In my previous post I listed the 10 Things the Bereaved Don’t Want to Hear. Once you know what not to say and do, you’re probably thinking: Hmm. Well, what are some ways I can support someone grieving a loss?
Often, we’re speechless in the face of someone’s loss. So we lamely offer an awkward but safe I’m sorry for your loss and get away as fast as possible. Here are 5 ways to offer real help when you’re stuck not knowing what to do.
#1. LISTEN. When someone is grieving a loss, there is a real need to tell the story of loss. They need to tell the story over and over to convince themselves that the divorce, death, or cancer diagnosis really happened. You need to do nothing but listen. Listen with your ears and heart. You don’t have to offer a story that’s worse than the one they’re telling you as a way to comfort them. Just zip your lips and listen. Grief therapist and author Patrick O’Malley says that “being listened to” changes the very structure of our brain. That’s how valuable a skill listening is.
#2. SHOW UP. Show up after the relatives have returned to their lives. Show up when the usual supply of friends has dried up. Show up when the griever finds themselves in a vacuum. Call. Send cards and little notes. The physical act of showing up lets the griever know that they can count on you. That you truly care.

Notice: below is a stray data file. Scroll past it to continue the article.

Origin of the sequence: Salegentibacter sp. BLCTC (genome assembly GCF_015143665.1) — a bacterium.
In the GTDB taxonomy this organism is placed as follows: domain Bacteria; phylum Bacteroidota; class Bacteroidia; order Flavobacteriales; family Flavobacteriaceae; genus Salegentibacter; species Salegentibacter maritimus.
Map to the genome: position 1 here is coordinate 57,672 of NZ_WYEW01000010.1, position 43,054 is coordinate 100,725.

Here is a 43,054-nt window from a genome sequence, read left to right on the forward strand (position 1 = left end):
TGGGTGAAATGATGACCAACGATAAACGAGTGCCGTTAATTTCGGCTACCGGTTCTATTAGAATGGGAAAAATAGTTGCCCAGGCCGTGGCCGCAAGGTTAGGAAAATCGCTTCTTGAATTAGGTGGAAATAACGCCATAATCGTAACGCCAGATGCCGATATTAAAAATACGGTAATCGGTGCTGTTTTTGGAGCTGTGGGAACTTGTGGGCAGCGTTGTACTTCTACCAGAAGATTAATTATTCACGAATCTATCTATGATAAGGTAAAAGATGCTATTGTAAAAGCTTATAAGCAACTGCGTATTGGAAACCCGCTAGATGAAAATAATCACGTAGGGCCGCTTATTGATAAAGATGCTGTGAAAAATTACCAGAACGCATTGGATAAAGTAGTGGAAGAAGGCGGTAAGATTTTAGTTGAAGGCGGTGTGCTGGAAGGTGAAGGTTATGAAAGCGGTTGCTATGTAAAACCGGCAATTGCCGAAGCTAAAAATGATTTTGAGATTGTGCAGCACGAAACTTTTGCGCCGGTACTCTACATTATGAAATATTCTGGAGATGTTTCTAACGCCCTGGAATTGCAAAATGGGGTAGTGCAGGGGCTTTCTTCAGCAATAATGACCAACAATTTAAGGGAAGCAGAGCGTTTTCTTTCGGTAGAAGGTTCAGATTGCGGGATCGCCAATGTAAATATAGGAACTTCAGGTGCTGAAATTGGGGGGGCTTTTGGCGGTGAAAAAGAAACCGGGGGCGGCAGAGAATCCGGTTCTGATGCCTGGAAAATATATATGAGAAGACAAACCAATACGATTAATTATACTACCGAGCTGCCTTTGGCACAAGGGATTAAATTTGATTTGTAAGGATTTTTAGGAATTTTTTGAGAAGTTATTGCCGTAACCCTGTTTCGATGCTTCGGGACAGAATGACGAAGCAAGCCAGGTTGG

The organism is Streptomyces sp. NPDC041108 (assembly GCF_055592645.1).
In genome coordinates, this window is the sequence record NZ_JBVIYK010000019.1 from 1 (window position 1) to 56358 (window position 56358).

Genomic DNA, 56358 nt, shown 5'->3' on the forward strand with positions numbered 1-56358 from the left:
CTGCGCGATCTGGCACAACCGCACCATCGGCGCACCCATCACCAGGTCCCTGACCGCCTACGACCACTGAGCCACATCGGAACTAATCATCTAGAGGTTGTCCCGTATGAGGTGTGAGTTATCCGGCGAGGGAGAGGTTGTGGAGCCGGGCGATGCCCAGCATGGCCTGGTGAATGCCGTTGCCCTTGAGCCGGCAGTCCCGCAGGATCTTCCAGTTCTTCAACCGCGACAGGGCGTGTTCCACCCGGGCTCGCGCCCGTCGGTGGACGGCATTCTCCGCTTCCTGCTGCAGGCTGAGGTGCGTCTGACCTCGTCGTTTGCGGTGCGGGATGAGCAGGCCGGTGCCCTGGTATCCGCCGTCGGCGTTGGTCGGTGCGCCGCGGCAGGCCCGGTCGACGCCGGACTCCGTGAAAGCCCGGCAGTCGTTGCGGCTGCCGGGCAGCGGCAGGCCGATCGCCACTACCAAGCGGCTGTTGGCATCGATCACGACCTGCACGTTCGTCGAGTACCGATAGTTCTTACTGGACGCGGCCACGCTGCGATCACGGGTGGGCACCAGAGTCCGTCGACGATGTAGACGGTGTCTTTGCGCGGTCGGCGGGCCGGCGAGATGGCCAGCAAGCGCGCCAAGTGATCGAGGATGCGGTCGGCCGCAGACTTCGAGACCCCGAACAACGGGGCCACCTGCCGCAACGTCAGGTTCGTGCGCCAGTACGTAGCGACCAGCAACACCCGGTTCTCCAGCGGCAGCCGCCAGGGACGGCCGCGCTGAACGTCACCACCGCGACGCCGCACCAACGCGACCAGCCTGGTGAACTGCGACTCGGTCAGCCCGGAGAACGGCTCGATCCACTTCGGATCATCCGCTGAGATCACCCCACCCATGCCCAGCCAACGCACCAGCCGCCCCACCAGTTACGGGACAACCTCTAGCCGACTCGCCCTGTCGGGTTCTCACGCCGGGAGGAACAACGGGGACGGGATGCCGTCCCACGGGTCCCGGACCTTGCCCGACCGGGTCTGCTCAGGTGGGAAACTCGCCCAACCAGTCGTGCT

#3. SERVE. Saying “Let me know if there’s anything I can do” is lobbing the responsibility of asking to the griever’s court. A grieving person is in a thick brain fog, probably with enough energy only to brush teeth and shower. Instead, say: “I’ll bring dinner on Thursday” or “I’ll walk your dog in the evenings” or “I’ll come and do a load of laundry on Friday afternoon.” Offers of specific help are a gift to the griever.
#4. SHARE. Most grievers encounter deathly silence when it comes to the mention of their loved ones. People don’t mention the dead person’s name for fear of upsetting the grieving person. Nothing could be further from the truth. Speak their name out loud. Share stories and memories. “I love how Bob used to make Sunday breakfast” or “I miss Jennie’s meatloaf” or “Remember the time we put up the Christmas tree two years ago. I’m so grateful I have that memory to treasure.”
#5. BE PATIENT. It’s nobody’s job to impose a deadline on when someone’s grief should be over. It may be several months before your friend or relative feels normal. Be patient with their sorrow. Grieving people may also change their mind a lot. Having agreed to go to dinner with you three days ago, they may not feel up to it on the day, and cancel on you. Or they may forget promises they made to you. They could also be super sensitive and irritable and touchy. Try not to take things personally. Understand that they’re in a tough season of life and trying to do the best they can. If you want to support them, you need oceans of patience.
If you think some of what you read makes complete sense, share it with a friend or relative. Someone is looking for this information. You could guide someone to exactly what they need. Will you be that angel?